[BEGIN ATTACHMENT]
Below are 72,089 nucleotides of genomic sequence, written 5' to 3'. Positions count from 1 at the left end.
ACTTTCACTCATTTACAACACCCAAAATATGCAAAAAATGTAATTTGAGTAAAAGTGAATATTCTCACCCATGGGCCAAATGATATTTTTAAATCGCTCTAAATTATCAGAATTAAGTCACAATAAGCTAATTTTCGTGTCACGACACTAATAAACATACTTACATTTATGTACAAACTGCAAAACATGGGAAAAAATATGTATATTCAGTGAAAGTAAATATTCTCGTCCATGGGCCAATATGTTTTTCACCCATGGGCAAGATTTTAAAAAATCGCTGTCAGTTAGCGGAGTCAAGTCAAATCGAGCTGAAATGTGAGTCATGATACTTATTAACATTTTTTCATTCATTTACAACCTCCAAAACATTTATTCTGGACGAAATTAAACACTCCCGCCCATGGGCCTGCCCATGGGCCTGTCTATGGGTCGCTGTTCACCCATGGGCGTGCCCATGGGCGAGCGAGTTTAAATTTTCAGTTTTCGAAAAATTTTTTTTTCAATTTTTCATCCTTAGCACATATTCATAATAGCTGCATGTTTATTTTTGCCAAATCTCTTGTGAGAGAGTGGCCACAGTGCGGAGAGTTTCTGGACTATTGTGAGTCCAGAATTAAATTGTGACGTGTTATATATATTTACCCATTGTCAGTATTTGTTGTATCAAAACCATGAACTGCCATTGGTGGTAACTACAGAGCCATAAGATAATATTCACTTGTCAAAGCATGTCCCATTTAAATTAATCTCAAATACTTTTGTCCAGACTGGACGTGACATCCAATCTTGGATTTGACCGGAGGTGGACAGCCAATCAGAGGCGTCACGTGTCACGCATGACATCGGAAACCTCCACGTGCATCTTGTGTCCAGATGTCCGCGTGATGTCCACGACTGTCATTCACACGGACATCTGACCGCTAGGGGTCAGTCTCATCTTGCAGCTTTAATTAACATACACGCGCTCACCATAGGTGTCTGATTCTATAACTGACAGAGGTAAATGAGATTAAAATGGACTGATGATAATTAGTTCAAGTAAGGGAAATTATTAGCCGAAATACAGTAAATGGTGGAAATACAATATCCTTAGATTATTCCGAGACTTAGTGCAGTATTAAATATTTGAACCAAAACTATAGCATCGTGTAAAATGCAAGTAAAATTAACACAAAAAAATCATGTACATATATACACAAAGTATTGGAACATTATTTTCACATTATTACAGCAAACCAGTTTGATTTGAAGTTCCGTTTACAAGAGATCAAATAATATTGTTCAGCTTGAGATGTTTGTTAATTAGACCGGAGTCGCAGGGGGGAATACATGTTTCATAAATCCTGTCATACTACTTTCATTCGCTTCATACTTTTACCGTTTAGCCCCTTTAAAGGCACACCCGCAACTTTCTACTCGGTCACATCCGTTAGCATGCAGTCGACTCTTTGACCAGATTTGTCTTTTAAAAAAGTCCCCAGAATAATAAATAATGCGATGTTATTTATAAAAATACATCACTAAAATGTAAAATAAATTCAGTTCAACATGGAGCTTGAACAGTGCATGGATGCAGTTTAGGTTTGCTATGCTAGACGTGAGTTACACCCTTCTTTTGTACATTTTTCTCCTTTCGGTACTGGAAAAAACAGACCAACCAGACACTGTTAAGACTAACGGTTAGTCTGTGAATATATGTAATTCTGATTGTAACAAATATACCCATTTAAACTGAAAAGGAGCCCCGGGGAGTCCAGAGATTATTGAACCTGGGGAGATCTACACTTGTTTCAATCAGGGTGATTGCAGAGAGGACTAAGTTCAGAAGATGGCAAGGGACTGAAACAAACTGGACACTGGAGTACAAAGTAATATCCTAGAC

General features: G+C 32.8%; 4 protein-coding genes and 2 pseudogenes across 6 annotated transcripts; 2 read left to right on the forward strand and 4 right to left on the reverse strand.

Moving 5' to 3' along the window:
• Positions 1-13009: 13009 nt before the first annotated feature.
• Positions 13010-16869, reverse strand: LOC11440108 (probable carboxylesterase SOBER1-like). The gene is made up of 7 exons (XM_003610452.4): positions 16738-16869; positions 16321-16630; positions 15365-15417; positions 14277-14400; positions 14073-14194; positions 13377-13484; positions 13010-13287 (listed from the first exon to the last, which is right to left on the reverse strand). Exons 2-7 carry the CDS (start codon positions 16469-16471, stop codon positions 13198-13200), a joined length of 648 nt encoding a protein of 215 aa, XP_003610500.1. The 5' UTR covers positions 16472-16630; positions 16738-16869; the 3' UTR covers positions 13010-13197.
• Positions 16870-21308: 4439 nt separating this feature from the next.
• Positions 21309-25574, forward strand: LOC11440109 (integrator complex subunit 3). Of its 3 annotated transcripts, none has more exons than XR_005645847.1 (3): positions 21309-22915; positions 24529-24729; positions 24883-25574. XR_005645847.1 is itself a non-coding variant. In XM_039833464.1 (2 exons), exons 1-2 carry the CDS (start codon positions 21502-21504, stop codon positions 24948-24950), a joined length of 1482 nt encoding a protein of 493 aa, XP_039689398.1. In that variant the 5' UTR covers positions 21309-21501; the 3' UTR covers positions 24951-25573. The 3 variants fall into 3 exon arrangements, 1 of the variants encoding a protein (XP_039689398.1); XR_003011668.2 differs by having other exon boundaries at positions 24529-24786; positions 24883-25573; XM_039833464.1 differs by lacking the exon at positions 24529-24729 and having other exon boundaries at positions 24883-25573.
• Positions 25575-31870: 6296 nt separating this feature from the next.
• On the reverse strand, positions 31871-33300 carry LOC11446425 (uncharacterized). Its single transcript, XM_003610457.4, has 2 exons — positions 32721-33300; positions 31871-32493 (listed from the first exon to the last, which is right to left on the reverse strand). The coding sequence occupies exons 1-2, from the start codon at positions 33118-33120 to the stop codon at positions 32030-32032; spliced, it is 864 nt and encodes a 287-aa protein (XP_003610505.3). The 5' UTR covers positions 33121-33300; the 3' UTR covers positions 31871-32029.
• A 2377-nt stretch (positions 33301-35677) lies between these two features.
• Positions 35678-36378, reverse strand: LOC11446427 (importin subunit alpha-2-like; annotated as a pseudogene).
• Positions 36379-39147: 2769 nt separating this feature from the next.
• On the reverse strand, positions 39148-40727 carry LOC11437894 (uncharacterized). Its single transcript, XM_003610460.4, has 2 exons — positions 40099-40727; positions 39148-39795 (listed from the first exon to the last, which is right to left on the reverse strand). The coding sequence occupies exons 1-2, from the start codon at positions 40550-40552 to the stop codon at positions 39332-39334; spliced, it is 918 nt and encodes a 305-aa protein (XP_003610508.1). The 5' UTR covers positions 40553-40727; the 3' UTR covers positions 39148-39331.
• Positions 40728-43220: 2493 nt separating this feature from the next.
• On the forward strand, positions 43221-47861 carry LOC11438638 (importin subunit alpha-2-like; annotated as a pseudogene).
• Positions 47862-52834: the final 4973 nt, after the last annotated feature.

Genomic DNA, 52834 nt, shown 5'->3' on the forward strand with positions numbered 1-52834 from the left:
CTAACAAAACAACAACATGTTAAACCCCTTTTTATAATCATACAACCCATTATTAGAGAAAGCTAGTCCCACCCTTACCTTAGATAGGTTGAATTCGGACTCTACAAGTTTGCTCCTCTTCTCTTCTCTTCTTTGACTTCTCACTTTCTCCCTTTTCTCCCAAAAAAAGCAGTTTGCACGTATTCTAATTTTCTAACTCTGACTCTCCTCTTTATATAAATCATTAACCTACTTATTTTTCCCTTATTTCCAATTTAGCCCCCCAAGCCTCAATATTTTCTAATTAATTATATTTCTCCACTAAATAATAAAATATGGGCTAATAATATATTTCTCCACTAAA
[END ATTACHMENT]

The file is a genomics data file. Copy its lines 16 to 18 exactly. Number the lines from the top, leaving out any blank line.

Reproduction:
• On the forward strand, positions 43221-47861 carry LOC11438638 (importin subunit alpha-2-like; annotated as a pseudogene).
• Positions 47862-52834: the final 4973 nt, after the last annotated feature.

Genomic DNA, 52834 nt, shown 5'->3' on the forward strand with positions numbered 1-52834 from the left: